Tuesday, January 03, 2012: 11:59:12 AM

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2012 to remain low for realty sector

The real estate industry is currently sitting on a huge debt pile of nearly Rs 45,000 crore and FDI inflow has been low in the sector

Of late, the Indian real estate industry is reeling under pressure and the slowdown in the sector is likely to continue in 2012, deepening the depression of developers and allied industries.  

 
A combination of factors such as high interest rates, increase in unsold inventory and rising debt burden has put the industry under stress in 2011. To top it all, controversies over land acquisition and various reform proposals took the property sector for a bumpy ride last year. This year is expected to be no different for the realty industry.
 
At present, the real estate industry is sitting on a debt pile of close to Rs 45,000 crore, despite the attempts by the Reserve Bank of India (RBI) to prevent a bubble in the industry. Gross bank lending to the realty industry slowed to 11.6% in 2011 from 15.7% in 2010. Moreover, foreign direct investment (FDI) in the sector have witnessed 26% decline annually.
 
Industry opines
 
In light of the low market sentiment, the near-term outlook for residential real estate market is likely to remain cautious in 2012, said Samir Jasuja, founder and managing director of PropEquity Research, a realty data and analytics firm in New Delhi, in a statement to the media. In addition, absorption and new launches are likely to remain low given the execution concerns, he added.
 
Ashutosh Limaye, head (Research and Real Estate Intelligence Service) at Jones Lang LaSalle (JLL) India, an international property consulting firm, said, “Flow of funds has become a concern for developers in recent times. The rising debt burden and declining FDI inflow are taking a toll on the industry.” Mr Limaye also indicated that regulatory bottlenecks such as delay in statutory approvals and high cost of finance have compelled developers to go slow on new launches, thereby heavily impacting project construction timelines.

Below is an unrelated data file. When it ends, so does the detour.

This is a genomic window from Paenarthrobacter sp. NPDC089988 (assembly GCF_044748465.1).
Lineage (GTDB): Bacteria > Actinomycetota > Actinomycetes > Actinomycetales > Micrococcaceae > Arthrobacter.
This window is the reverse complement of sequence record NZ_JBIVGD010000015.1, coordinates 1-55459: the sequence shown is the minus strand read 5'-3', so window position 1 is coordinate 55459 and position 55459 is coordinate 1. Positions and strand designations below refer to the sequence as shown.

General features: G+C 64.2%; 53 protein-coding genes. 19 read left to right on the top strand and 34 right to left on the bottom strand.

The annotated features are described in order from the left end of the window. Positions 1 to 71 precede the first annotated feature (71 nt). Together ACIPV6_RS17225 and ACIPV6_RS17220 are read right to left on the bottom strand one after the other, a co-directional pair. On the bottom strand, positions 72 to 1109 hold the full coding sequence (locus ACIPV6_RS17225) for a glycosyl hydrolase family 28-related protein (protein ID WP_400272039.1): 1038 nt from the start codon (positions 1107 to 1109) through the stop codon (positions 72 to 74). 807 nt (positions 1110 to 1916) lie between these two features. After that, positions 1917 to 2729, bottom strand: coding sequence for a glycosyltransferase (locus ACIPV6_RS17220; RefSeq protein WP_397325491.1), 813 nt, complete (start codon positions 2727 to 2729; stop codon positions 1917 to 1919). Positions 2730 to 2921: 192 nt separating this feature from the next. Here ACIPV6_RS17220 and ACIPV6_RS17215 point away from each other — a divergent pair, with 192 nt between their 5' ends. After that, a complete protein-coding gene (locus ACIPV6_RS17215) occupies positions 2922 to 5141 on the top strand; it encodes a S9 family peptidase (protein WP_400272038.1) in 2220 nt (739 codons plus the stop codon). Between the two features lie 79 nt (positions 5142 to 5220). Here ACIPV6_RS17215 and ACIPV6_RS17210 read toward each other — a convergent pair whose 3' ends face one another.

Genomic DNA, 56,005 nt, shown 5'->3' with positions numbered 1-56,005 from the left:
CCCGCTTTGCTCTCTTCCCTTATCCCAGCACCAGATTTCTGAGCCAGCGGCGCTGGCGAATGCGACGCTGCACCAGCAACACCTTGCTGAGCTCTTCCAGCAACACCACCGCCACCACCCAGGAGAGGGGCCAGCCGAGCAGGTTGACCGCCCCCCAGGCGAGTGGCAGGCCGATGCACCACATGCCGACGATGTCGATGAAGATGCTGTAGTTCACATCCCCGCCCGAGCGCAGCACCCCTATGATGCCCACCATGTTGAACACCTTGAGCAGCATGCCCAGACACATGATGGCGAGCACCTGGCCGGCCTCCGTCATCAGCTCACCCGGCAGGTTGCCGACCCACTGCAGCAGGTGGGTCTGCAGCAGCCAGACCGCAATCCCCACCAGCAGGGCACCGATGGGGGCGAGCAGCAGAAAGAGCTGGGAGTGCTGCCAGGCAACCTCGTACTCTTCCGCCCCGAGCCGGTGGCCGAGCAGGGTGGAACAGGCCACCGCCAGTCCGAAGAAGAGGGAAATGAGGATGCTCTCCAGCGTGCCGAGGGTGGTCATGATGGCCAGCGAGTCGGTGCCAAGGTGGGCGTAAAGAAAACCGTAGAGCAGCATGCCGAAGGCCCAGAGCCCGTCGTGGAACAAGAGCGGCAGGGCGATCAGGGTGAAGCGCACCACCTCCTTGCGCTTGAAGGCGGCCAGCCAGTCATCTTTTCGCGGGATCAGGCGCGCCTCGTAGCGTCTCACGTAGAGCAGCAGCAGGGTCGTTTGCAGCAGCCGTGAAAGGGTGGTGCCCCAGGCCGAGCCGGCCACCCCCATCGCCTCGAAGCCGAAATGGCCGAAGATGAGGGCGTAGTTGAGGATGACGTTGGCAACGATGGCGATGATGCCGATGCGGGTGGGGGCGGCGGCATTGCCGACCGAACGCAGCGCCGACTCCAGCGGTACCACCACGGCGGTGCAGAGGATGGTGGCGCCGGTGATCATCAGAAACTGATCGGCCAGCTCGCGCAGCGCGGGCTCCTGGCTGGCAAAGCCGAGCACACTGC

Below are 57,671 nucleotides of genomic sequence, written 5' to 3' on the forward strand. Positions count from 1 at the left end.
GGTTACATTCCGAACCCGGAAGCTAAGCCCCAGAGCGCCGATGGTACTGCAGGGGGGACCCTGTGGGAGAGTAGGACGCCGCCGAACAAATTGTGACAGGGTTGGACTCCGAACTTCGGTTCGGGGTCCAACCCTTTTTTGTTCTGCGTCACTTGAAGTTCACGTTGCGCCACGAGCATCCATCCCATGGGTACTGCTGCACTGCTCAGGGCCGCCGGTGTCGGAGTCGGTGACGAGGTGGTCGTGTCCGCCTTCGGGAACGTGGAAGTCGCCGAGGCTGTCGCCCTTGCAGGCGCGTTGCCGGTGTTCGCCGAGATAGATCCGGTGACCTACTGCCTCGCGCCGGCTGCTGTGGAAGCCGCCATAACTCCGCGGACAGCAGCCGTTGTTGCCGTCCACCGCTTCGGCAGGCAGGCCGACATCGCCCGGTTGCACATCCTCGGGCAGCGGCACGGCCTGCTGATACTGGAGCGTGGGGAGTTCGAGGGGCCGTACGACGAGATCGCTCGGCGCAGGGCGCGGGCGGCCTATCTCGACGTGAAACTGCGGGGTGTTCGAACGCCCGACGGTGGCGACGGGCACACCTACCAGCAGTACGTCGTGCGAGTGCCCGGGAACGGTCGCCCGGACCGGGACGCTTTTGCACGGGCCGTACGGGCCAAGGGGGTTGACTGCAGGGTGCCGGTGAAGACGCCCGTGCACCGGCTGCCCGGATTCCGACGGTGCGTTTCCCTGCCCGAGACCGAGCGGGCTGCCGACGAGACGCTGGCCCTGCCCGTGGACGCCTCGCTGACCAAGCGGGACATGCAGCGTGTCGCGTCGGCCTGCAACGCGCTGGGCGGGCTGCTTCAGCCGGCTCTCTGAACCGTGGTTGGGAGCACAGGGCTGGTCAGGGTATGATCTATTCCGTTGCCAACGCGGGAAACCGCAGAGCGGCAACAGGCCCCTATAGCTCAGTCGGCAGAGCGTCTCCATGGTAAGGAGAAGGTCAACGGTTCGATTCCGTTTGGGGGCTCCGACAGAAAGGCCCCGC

In a recent report, JLL further suggests that the domestic realty space could experience outflow worth more than US$2 billion in 2012, which in turn would definitely increase the pressure on the beleaguered sector. Providing some relief to developers, JLL (India) chairman and country head Anuj Puri said that the pressure is going to be on the private equity (PE) players and not on real estate companies.
 
Despite high supply, property demand has remained low in some cities, as investors and end-users have been showing signs of weariness owing to repeated increase in interest rates by RBI since March 2010. This is likely to have an impact on residential sales in 2012 as well, opines Anshuman Magazine, CMD (South Asia) at CBRE, a reputed real estate brokerage firm.
 
 
 
 
According to property consulting firm DTZ India, macroeconomic indicators are not healthy — while the rupee is depreciating, fiscal deficit and interest rates are high. This does not augur well for any industry and real estate is no exception.
 
However, in the new year industry analysts expect an improvement in completion of current projects, with developers laying a focussed approach on project execution and timely delivery. There is a hope that things may look up for the realty industry, when RBI starts softening interest rates in 2012.
 
Jeeta Bandopadhyay

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